Wednesday, May 16, 2012

Committee created on the Impact of Wireless Mobile Technologies and Social Media on Court Proceedings


The Arizona Supreme Court has created a Committee on the Impact of Wireless Mobile Technologies and Social Media on Court Proceedings.

Among the issues the Committee will be considering are a few of interest to the media: (1) providing direction to court employees on the use of wireless mobile technology by the media and others attending court proceedings; and (2) providing direction to judges, court security officers and personnel on the possession and use by court attendees of technology “that is capable of taking photos and electronically recording videos.”

The committee is composed of judges and attorneys.  There are two people representing the Media/Public. One is a web manager and the other is one of the top First Amendment attorneys in the country, David Bodney.  David has asked me and other Arizona editors affiliated with Arizona’s First Amendment coalition to help advise him.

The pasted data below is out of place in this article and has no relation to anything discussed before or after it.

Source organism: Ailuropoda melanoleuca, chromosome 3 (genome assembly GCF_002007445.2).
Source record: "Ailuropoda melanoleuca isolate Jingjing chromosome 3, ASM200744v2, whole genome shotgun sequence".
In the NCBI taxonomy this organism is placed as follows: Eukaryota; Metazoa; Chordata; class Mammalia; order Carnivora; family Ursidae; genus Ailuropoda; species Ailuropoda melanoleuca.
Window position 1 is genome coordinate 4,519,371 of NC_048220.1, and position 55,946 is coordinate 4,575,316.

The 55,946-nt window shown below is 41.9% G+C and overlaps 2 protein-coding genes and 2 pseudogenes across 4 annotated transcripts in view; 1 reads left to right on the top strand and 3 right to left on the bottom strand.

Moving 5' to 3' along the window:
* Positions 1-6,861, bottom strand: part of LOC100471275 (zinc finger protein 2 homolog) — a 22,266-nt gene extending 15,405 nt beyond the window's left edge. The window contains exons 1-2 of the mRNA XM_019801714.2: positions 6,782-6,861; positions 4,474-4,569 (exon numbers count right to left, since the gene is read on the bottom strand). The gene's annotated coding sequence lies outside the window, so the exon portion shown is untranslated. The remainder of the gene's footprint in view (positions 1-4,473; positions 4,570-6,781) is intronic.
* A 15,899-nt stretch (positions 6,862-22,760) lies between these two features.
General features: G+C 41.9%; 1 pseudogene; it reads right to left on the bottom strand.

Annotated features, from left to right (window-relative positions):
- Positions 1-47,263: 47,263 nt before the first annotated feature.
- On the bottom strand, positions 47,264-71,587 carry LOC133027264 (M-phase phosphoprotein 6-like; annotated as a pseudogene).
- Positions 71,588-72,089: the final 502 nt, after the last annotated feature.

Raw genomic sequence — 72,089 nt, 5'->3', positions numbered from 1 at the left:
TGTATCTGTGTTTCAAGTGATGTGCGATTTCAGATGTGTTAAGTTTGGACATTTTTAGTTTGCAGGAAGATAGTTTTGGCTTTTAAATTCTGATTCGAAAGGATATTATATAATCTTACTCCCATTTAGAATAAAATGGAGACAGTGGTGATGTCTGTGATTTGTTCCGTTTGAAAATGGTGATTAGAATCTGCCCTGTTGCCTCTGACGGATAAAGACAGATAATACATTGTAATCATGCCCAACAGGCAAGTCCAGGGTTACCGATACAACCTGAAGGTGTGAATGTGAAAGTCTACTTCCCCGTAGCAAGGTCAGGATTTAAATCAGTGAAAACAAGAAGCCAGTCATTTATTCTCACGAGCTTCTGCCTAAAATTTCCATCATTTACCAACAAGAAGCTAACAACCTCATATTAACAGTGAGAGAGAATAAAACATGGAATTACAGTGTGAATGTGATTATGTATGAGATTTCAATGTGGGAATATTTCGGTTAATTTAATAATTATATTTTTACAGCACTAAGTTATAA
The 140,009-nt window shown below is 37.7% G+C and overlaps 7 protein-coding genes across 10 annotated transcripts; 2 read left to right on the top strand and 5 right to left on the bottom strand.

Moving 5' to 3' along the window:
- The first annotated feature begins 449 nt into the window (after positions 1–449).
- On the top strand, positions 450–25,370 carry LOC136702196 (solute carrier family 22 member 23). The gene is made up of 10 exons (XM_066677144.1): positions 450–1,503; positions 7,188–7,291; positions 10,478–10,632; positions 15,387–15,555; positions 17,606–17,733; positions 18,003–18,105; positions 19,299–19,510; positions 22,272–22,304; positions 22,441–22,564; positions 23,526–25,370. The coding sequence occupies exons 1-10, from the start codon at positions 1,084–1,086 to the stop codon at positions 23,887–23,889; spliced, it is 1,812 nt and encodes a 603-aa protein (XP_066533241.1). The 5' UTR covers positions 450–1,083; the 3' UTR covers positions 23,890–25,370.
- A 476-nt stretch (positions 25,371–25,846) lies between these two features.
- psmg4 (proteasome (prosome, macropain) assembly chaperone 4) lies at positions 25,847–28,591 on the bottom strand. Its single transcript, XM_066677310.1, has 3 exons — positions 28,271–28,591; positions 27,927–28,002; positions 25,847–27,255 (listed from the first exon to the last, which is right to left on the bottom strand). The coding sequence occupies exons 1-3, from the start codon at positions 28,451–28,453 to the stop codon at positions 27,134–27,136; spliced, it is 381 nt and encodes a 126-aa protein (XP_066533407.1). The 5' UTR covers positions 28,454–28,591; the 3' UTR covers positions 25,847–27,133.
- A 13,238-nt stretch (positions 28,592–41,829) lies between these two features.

This is the first time I have become aware of concerns about social media, specifically cellphone use in our courtrooms.  David told me these issues have arisen elsewhere in recent years, and one of the national groups – the Media Law Resource Center (based in New York) – has developed a model policy and brief on the subject. David shared the model policy (with MLRC's permission) with Arizona Justice Brutinel.   I will forward a copy of the model when I receive permission to share it with the group.

Are any of you involved in similar discussions with your judiciary and if so do you have any strategies we might employ to help us persuade this Committee, and others, to allow maximum wireless technology in our courts?

Please contact me if this is going on in your state.

Teri Hayt
Managing Editor
Arizona Daily Star

From Mark Hinueber, Stephens Media LLC, Las Vegas, NV: I served on the Nevada Supreme Court committee which adopted new rules here.  Click to view the new Nevada rules.

No comments:

Post a Comment